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The Film That Plato Didn’t Make

TIMES STAFF WRITER

OK, so Plato and Descartes never made a major motion picture. But why shouldn’t a 20th century philosopher?

France’s Bernard-Henri Levy, as famed for his networking skills, dark telegenic good looks and open-necked white shirts as for the profundity and ambitious breadth of his thought, has done it. For his cast, he got together Alain Delon, Lauren Bacall and his own actress wife, Arielle Dombasle.

For the location, Levy chose steamy, color-drenched Mexico. For the script, which he wrote with an executive from the Paris news magazine Le Point, in which he has a column, Levy spun a tale of a washed-up expatriate and Hemingway-esque writer fond of booze and boxing (Delon), who is redeemed by the love of a young and beautiful admirer (Dombasle).

In terms of cinema technique and highbrow content, the film was meant to have oodles. During 11 weeks of shooting in rainstorm-soaked Cuernavaca near Mexico City and the Pacific coastal resort of Ixtapa, Levy kept a videocassette of Martin Scorsese’s “Casino” as a bedside companion, he said.

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His head filled with the “immense precedents” of directors Luis Bunuel, Yves Allegret, Louis Malle, Orson Welles, Joseph Losey and Sergei Eisenstein, Levy set out to tell a “beautiful and simple love story” on film. But that wasn’t going to be adequate for one of France’s leading intellectuals.

His movie, the 48-year-old Levy explained, was also meant to be a variation on the legend of Faust (man sells soul), to obey the rules of classical drama laid down by another philosopher, Aristotle of ancient Greece, and to recount a more contemporary tale about the sort of peasant revolt that has erupted in the southern Mexican state of Chiapas.

Levy’s 112-minute “Le Jour et la Nuit” (Day and Night) is the result on celluloid of all this brainstorming. The film, which opened in French theaters last month, is mentioned in the same breath in its promotional brochure with the “great lyric cinema” of industry giants John Huston and Luchino Visconti.

Maybe the Paris philosopher should have listened to that other 20th century thinker, Sam Goldwyn of MGM, who said, “If ya wanna send a message, call Western Union.” For despite an aggressive marketing campaign that has been a masterpiece of logrolling and that managed, successfully for a time, to bypass the critics of the written press, Levy, it now seems clear, has begotten a bomb.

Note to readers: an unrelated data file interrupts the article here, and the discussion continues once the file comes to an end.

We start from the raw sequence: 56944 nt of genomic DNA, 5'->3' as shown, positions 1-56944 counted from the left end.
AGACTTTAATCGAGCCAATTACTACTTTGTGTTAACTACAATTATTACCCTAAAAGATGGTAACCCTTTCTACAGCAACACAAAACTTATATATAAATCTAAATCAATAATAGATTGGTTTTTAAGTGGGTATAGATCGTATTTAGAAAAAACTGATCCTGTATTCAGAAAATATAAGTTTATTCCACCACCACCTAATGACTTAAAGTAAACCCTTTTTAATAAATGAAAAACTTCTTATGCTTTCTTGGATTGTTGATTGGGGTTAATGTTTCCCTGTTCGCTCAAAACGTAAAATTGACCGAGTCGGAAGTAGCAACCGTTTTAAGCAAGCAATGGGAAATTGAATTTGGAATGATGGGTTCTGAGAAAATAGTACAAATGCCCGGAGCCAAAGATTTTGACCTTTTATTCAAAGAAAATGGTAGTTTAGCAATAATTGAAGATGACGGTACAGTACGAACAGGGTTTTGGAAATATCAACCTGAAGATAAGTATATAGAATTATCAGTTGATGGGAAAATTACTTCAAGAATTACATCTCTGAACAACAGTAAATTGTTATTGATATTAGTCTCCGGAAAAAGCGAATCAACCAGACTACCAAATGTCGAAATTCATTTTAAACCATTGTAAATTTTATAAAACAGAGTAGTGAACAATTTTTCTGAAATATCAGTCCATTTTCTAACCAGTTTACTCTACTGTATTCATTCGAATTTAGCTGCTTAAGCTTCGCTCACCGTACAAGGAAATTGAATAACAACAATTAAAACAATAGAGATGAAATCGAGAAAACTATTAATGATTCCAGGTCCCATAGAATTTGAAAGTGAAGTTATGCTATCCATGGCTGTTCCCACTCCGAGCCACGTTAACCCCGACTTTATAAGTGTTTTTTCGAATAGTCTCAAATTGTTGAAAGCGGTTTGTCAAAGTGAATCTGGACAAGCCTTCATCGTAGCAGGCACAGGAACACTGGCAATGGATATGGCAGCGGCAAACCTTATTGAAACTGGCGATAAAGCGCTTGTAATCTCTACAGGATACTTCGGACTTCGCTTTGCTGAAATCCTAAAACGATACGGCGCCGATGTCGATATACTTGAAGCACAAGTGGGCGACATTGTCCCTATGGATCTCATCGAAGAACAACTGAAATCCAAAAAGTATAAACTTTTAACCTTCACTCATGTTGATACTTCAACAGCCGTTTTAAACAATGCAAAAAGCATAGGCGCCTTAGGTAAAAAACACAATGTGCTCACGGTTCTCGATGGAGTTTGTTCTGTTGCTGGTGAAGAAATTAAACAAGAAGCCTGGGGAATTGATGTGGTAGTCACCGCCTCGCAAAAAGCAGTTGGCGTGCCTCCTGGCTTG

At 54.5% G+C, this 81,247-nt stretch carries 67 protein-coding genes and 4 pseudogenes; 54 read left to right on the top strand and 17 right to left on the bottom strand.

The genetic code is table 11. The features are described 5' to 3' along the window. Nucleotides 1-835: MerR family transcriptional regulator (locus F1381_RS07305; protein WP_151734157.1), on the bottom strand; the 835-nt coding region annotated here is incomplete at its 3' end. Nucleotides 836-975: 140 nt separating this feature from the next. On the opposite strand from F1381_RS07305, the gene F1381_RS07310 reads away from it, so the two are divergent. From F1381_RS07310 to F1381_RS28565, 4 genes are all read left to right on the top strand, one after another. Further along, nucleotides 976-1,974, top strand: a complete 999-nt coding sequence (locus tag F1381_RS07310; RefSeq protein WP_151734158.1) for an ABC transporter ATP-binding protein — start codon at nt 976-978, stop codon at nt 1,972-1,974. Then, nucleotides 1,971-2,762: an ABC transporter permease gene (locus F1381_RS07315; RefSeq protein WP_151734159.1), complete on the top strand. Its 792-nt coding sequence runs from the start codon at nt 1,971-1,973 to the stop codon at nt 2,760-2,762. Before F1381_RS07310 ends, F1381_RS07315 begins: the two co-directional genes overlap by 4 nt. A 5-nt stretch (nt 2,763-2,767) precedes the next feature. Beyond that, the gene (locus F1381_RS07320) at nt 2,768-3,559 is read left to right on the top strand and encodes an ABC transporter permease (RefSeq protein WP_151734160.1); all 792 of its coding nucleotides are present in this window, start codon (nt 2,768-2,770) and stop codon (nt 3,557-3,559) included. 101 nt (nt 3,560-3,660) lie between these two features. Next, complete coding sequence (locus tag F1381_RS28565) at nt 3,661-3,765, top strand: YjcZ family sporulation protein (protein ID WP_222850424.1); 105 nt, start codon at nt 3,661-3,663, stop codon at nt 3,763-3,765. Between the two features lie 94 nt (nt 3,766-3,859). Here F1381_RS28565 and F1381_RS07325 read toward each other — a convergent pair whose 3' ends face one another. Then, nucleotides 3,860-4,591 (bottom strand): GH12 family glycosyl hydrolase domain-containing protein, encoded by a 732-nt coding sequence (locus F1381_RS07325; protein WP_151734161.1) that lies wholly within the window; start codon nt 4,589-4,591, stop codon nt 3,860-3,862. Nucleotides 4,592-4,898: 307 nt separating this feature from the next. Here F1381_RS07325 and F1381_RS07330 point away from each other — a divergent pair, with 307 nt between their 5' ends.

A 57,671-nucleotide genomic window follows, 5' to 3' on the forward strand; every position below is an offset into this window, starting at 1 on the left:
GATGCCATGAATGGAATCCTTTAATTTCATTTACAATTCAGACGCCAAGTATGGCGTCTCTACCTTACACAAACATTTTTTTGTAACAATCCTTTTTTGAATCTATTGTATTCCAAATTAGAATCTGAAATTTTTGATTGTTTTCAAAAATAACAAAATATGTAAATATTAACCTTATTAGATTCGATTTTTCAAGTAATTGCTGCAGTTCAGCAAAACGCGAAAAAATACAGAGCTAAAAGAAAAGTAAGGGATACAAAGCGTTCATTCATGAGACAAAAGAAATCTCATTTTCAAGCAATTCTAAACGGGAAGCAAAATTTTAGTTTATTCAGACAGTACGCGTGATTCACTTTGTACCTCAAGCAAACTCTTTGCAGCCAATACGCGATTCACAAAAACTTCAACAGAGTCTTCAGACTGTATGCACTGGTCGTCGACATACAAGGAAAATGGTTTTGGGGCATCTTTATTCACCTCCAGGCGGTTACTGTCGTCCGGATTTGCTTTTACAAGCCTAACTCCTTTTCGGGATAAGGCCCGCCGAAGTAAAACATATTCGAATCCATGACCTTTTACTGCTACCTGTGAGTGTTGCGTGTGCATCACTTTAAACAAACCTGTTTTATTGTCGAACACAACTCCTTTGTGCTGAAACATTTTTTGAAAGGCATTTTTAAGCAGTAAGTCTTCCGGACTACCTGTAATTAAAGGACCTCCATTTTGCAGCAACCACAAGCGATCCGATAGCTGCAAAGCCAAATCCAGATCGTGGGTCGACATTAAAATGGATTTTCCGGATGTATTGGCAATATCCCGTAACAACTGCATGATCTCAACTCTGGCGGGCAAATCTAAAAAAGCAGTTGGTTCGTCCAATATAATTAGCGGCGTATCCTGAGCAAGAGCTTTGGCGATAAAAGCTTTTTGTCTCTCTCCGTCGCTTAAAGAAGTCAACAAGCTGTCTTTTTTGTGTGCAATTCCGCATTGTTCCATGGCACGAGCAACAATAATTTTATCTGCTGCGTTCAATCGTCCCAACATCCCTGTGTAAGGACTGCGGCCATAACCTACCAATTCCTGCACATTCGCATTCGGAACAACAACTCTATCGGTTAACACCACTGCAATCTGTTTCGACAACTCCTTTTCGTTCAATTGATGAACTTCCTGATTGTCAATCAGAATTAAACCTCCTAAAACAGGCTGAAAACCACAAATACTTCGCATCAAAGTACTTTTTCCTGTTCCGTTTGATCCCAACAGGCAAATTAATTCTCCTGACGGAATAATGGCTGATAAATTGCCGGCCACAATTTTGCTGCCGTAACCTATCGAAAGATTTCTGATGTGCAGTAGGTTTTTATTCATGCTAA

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Or, in proper French, a navet, or turnip.

“Laugh-out-loud awful without touching the cult realm of ‘so bad it’s good,’ ” Variety judged in a scorching review. Its precis: “A screamingly awkward and hackneyed vanity project in which Alain Delon struggles with writer’s block and Lauren Bacall plays a stiff oracle and Mexican peasants foment revolt, lame extravaganza’s biggest plot twist is that Cole Porter’s recurring song is ‘Night and Day,’ whereas pic’s title is ‘Day and Night.’ ”

The director shows the audience a lot of his wife’s pouting mouth, long legs and much more. Bizarre rumblings, like those of a volcano about to erupt or a jet hitting Mach 1, punctuate the soundtrack. Hot-air balloons are used as a metaphor (of freedom?).

“Lights! Camera! Philosophy! Birth of a Turkey” was one Paris headline writer’s summary of the work by Levy (or “BHL,” as the familiar talk-show guest is known to millions in France).

It wasn’t BHL’s first film, just his first venture into fiction. In 1994, his documentary about war-ravaged Bosnia was acclaimed by critics at the Cannes Film Festival. (Another person, less impressed, threw a pie in BHL’s face at the awards ceremony.)

When “Day and Night” was given its world premiere at the Berlin Film Festival, journalists walked out by the hundreds before the end. Many of those who stayed cheered in mockery when Delon’s on-screen character died.

“I get the impression that some of you didn’t like the film,” Delon remarked at the news conference later.

For the 60-year-old French actor, it was his first movie appearance in three years.

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For Bacall, who speaks her lines in French in her smoky, well-known voice, the part of Sonia, a mysterious French-speaking American who hovers around Delon’s character, was the first role she had been offered in a continental European film.